Low-cost production for US chlor-alkali is an advantage that tends to keep the US market immune to competitive imports of caustic soda. But with US spot export business for liquid caustic soda holding near $600/dry metric tonne (dmt) FOB (free on board) US Gulf, and with export prices in Northwest Europe at $500/dmt FOB and in the Mediterannean at $470/dmt FOB, parcels from Europe began heading to the US east coast.

“This is the first time we’ve seen spot activity from Europe in two years,” said a US distributor who concluded one of the shipments.

A 2,500 dmt parcel was expected to land on the lower US east coast on this week, and another 8,250 dmt parcel was scheduled to load at Antwerp, Belgium on 20 June bound for the US Atlantic coast. Yet another parcel was heard but could not be confirmed.

The arbitrage window is not likely to stay open for long. Shipments from Europe are said to be so limited in availability that it will not likely have a direct impact on US prices.


But European material is being offered at competitive prices into Latin America, home to the bulk of US exports. Most US exports of caustic soda are sold into Latin America or the Caribbean basin – ready markets with several soap makers, alumina and oil refineries and chemical plants.

But US caustic soda exporters have broadened their reach since China began reducing production and exports in recent years. The US is now a supplier of large volumes to alumina refiners in Australia.

While US material enjoys a production cost advantage, global market factors have pushed prices for caustic soda higher as Europe and China reduced capacity and exports over the past year or more. That has given the US a greater role as a global supplier.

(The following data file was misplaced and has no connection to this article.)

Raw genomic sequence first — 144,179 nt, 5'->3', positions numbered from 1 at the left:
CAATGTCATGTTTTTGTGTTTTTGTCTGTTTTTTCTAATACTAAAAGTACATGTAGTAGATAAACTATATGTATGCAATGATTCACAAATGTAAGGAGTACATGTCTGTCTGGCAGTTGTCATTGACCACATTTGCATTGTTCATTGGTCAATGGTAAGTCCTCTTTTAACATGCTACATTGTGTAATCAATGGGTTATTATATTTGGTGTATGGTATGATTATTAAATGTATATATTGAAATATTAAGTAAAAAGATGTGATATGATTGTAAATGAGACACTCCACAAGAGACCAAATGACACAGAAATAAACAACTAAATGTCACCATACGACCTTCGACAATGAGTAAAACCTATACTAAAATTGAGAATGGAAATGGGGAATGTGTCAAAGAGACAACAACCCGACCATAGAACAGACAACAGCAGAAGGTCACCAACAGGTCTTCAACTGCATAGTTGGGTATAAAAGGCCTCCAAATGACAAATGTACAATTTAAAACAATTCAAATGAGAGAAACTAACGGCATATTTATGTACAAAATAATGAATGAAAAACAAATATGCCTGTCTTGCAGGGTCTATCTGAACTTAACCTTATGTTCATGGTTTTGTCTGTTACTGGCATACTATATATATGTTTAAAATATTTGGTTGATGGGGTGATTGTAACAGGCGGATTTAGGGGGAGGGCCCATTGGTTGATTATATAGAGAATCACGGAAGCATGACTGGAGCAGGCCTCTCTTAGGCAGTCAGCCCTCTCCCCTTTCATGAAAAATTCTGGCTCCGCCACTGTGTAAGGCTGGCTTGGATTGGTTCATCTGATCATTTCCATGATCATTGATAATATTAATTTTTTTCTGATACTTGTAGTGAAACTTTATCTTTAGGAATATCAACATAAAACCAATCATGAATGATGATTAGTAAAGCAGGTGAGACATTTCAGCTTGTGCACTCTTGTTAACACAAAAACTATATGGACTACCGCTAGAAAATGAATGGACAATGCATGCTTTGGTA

That became even more apparent when Hurricane Harvey knocked out several plants along the US Gulf coast last year. US prices shot up fast, and those in Europe rose at the same rate and to the same degree.

European prices held stubbornly to that level through most of Q4 as the deadline to shutter mercury cell production practices in Europe arrived in early December along with a number of plant closures.

But prices drifted lower in April after it became apparent that European producers would be able to maintain domestic supply, even after the closure of about 1m dmt/year of capacity during 2017.

Prices in Europe eased lower through May and have ridden at a discount to US prices through June, as traders and others moved to capitalise on the spread.

The underlying dynamics of tighter global supply is pushing US production capacity to its limit. The US has increased export volumes in four of the past five years including the past three years straight.

Imports, though, have eased with fewer shipments from Europe to the US East coast, and from China, South Korea and Japan to the US west coast markets, according to the US International Trade Commission (ITC).

The cost of freight from the US Gulf to markets on either US coast adds significant amounts to the delivered price, giving producers at ports in Europe and Asia slivers of opportunity. Contracted material from both regions also make regular sales.

While it is unlikely to last very long as either US prices will soften or European prices will firm, the arbitrage from Europe does give buyers a glimmer of hope that prices might soften somewhat. That is more likely if the window stays open into Q3, giving more buyers and sellers a chance to conclude business before the window closes.

A trader said it had concluded business from the US Gulf to Latin America in mid-June at a lower price than it would have gotten had it not been for competitive offers from Europe.

“That is why we are now seeing producers in the USG lower offer prices,” the trader said.

Major US producers of caustic soda include Olin, Occidental Chemical, Westlake Chemical, Shintech and Formosa Plastics.